Our Bible Dictionary is a work of scholarship. It has the great advantage of including information from the other standard works, and the serious limitations of short length, committee authorship, and the necessity of maintaining a strictly orthodox point of view at all times (being published, as it is, by the church). Here are some other English Bible Dictionaries you might consult, for longer, broader-ranging articles, with more diverse viewpoints:
The who's-yer-daddy of English BDs is the Anchor Bible Dictionary. Six volumes, authoritative, expensive. If you don't have the will to plunk down $300 for a used copy, you can always consult it in the library when you have a specific research project.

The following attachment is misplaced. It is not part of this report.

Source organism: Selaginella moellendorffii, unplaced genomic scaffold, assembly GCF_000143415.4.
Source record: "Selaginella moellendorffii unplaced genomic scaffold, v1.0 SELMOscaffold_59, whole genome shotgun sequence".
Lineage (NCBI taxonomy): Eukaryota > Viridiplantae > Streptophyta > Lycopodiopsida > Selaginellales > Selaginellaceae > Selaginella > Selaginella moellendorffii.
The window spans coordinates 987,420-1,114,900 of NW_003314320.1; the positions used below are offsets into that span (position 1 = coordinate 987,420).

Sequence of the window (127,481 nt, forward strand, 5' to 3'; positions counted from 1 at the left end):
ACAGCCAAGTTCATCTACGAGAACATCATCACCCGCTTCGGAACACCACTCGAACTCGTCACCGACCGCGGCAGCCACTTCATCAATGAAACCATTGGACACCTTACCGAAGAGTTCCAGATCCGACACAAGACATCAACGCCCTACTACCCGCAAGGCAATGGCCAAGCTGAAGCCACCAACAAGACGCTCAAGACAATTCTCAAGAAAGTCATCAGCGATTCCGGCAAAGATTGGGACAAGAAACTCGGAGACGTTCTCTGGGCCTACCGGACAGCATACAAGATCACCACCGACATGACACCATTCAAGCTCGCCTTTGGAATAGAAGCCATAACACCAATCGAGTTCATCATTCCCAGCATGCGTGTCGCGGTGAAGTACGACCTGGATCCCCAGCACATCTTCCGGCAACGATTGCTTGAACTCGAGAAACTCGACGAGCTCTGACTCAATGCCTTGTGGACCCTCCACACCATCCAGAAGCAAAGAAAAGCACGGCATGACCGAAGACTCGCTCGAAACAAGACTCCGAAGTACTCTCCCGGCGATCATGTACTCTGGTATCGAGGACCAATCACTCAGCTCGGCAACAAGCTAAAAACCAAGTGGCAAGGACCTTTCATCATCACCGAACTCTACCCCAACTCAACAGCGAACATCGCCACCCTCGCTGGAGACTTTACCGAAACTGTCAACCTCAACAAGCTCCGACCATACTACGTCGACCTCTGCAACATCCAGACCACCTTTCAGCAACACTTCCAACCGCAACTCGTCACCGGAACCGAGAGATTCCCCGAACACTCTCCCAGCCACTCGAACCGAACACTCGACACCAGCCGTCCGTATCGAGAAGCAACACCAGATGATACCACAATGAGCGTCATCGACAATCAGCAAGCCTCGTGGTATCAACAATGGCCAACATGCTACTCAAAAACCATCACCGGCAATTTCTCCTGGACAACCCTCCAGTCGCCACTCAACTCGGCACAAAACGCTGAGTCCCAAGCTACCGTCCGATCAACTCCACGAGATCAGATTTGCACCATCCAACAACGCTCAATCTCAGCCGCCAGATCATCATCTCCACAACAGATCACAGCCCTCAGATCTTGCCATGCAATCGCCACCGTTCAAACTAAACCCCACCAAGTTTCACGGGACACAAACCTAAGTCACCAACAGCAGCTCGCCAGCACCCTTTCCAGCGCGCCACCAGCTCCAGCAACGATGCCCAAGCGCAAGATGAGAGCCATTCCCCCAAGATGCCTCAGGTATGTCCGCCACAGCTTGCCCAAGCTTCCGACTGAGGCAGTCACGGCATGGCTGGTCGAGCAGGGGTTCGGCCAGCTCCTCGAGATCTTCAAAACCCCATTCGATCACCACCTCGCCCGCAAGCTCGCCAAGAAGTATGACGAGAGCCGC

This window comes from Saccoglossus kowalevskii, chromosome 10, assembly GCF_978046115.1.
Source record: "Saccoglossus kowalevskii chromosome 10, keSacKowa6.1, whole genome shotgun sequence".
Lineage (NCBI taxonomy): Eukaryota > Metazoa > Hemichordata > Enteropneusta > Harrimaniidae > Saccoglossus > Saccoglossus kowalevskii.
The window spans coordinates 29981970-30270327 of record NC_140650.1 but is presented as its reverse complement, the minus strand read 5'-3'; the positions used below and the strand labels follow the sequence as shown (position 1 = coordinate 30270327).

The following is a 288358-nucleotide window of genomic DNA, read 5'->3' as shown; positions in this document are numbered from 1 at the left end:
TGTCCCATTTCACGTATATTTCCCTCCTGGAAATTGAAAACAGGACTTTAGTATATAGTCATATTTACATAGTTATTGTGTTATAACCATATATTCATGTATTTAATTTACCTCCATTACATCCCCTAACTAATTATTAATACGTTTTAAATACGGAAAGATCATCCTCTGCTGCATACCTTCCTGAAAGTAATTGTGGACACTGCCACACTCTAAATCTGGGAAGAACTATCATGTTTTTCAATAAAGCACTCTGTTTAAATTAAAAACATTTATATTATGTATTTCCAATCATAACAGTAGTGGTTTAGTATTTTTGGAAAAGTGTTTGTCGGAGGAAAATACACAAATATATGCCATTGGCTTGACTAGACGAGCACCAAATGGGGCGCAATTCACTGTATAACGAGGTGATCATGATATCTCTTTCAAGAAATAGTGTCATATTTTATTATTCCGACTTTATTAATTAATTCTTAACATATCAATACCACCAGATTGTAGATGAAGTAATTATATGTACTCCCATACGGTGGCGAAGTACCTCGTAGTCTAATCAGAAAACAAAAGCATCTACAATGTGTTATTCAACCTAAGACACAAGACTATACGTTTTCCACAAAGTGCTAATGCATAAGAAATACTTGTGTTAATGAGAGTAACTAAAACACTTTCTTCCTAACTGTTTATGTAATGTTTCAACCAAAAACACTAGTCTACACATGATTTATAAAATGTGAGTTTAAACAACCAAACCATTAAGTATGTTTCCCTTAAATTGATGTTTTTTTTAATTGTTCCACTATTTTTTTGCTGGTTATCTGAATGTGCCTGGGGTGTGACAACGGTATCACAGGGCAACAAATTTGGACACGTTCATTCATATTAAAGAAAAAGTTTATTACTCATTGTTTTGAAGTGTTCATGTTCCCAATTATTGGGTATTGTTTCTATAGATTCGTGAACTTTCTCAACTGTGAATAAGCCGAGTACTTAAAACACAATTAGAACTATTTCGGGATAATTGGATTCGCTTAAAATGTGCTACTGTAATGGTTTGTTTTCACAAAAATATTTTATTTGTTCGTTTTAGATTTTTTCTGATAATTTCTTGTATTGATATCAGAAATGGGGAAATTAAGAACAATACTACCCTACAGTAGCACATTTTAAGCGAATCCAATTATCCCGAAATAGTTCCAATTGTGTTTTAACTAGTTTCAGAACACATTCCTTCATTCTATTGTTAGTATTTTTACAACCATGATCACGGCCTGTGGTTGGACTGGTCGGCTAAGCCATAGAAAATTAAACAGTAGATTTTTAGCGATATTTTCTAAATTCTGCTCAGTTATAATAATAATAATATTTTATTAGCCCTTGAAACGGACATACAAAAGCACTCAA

Smaller but more affordable is the HarperCollins BD. I have and use this one. Its advantages over the Anchor are portability, accessibility (it's written less for the scholar and more for the general user), and much more illustration.
I don't have the Eerdmans, but they're a reputable publisher doing mainstream scholarship, so this is probably a good one.
Regardless of which one you consult, remember that any article you look up is written by a scholar, and subject to that scholar's views and limitations. Dictionaries aren't always right, but they can be a good first source to consult. The larger the dictionary, the longer the articles, and the more the articles will point out disagreeing points of view and primary sources.